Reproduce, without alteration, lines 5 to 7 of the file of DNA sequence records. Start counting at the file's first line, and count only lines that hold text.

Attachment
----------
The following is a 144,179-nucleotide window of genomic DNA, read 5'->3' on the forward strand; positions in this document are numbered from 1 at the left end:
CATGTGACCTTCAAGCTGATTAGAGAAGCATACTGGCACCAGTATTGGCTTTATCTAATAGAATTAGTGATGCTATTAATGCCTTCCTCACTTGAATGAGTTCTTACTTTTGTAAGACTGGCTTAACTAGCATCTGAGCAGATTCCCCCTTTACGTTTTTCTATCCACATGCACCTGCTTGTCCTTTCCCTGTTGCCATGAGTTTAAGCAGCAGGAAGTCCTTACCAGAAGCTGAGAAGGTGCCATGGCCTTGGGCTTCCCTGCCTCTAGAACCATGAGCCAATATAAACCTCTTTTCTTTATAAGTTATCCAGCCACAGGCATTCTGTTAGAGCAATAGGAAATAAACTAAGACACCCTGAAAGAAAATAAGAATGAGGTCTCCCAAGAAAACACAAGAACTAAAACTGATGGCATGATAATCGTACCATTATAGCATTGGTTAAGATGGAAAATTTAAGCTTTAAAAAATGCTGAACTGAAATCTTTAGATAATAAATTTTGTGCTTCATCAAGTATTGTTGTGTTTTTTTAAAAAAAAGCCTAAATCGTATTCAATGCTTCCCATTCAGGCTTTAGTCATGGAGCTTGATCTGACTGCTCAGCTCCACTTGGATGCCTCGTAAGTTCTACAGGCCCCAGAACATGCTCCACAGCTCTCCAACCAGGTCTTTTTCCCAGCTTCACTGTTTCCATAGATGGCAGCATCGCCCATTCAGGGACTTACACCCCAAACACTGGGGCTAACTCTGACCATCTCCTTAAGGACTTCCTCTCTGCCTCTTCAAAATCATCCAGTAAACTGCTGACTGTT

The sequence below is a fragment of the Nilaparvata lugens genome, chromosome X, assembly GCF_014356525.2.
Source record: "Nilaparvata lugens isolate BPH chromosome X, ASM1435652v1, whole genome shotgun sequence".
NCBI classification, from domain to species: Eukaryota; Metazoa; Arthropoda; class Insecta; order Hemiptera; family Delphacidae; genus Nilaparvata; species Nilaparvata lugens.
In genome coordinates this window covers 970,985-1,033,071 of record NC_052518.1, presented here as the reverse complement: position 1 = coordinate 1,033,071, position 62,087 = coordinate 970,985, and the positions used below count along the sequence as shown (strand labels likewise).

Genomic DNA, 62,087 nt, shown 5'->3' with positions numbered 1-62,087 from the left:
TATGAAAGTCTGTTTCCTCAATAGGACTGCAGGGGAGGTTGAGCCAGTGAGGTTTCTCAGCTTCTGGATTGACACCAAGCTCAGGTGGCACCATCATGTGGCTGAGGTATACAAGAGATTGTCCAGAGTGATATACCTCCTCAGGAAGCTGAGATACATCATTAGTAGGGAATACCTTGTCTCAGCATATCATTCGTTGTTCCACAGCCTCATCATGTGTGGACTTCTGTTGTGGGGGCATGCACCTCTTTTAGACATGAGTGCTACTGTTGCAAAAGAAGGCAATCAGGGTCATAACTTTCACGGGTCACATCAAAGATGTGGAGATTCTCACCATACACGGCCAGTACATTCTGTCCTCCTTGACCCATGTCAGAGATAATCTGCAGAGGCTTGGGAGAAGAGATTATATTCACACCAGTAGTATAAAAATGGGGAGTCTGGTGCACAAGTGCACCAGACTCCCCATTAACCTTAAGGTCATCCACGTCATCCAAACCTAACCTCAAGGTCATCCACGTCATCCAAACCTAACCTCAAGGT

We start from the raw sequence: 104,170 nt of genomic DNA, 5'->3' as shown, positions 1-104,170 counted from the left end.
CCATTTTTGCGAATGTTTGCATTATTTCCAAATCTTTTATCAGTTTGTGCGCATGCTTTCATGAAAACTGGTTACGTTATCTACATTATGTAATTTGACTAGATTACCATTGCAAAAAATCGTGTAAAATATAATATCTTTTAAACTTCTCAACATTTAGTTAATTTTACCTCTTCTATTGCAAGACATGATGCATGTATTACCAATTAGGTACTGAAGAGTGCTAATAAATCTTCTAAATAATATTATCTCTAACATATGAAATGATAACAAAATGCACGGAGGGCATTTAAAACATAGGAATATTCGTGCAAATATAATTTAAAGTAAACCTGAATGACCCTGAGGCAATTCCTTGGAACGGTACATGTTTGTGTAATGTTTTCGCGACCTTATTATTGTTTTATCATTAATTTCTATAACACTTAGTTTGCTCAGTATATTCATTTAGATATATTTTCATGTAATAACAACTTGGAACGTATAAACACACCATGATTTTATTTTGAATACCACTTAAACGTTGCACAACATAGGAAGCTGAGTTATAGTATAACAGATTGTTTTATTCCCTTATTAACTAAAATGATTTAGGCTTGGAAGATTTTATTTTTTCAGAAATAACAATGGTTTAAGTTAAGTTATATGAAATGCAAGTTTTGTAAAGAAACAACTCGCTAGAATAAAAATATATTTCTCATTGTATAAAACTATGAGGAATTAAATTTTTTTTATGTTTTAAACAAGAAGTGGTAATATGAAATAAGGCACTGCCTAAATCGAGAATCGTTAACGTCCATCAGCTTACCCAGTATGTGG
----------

NCBI classification, from domain to species: Eukaryota; Metazoa; Arthropoda; class Insecta; order Hemiptera; family Delphacidae; genus Nilaparvata; species Nilaparvata lugens.
In genome coordinates this window covers 970,985-1,033,071 of record NC_052518.1, presented here as the reverse complement: position 1 = coordinate 1,033,071, position 62,087 = coordinate 970,985, and the positions used below count along the sequence as shown (strand labels likewise).

Genomic DNA, 62,087 nt, shown 5'->3' with positions numbered 1-62,087 from the left: